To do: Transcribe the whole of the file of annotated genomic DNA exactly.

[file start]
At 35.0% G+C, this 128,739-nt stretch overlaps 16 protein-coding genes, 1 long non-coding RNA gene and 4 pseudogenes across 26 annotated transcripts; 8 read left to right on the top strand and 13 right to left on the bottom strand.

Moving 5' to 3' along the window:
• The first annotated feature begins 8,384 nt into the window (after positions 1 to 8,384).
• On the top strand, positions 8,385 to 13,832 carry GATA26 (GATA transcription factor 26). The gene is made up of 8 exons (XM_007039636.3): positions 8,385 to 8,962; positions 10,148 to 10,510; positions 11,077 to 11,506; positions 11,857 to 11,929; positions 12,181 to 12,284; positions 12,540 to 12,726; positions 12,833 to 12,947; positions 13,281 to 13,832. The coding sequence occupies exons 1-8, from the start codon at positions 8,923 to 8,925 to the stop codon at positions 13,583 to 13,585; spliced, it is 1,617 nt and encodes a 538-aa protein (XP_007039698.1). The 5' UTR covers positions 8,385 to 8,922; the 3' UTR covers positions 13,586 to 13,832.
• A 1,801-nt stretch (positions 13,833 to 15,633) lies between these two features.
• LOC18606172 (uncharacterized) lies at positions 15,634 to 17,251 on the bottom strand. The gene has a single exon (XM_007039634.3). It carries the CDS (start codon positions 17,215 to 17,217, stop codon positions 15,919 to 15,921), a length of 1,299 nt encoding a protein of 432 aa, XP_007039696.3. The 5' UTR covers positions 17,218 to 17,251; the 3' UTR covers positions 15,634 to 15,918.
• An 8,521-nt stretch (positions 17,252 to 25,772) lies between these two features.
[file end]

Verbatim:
At 35.0% G+C, this 128,739-nt stretch overlaps 16 protein-coding genes, 1 long non-coding RNA gene and 4 pseudogenes across 26 annotated transcripts; 8 read left to right on the top strand and 13 right to left on the bottom strand.

Moving 5' to 3' along the window:
• The first annotated feature begins 8,384 nt into the window (after positions 1 to 8,384).
• On the top strand, positions 8,385 to 13,832 carry GATA26 (GATA transcription factor 26). The gene is made up of 8 exons (XM_007039636.3): positions 8,385 to 8,962; positions 10,148 to 10,510; positions 11,077 to 11,506; positions 11,857 to 11,929; positions 12,181 to 12,284; positions 12,540 to 12,726; positions 12,833 to 12,947; positions 13,281 to 13,832. The coding sequence occupies exons 1-8, from the start codon at positions 8,923 to 8,925 to the stop codon at positions 13,583 to 13,585; spliced, it is 1,617 nt and encodes a 538-aa protein (XP_007039698.1). The 5' UTR covers positions 8,385 to 8,922; the 3' UTR covers positions 13,586 to 13,832.
• A 1,801-nt stretch (positions 13,833 to 15,633) lies between these two features.
• LOC18606172 (uncharacterized) lies at positions 15,634 to 17,251 on the bottom strand. The gene has a single exon (XM_007039634.3). It carries the CDS (start codon positions 17,215 to 17,217, stop codon positions 15,919 to 15,921), a length of 1,299 nt encoding a protein of 432 aa, XP_007039696.3. The 5' UTR covers positions 17,218 to 17,251; the 3' UTR covers positions 15,634 to 15,918.
• An 8,521-nt stretch (positions 17,252 to 25,772) lies between these two features.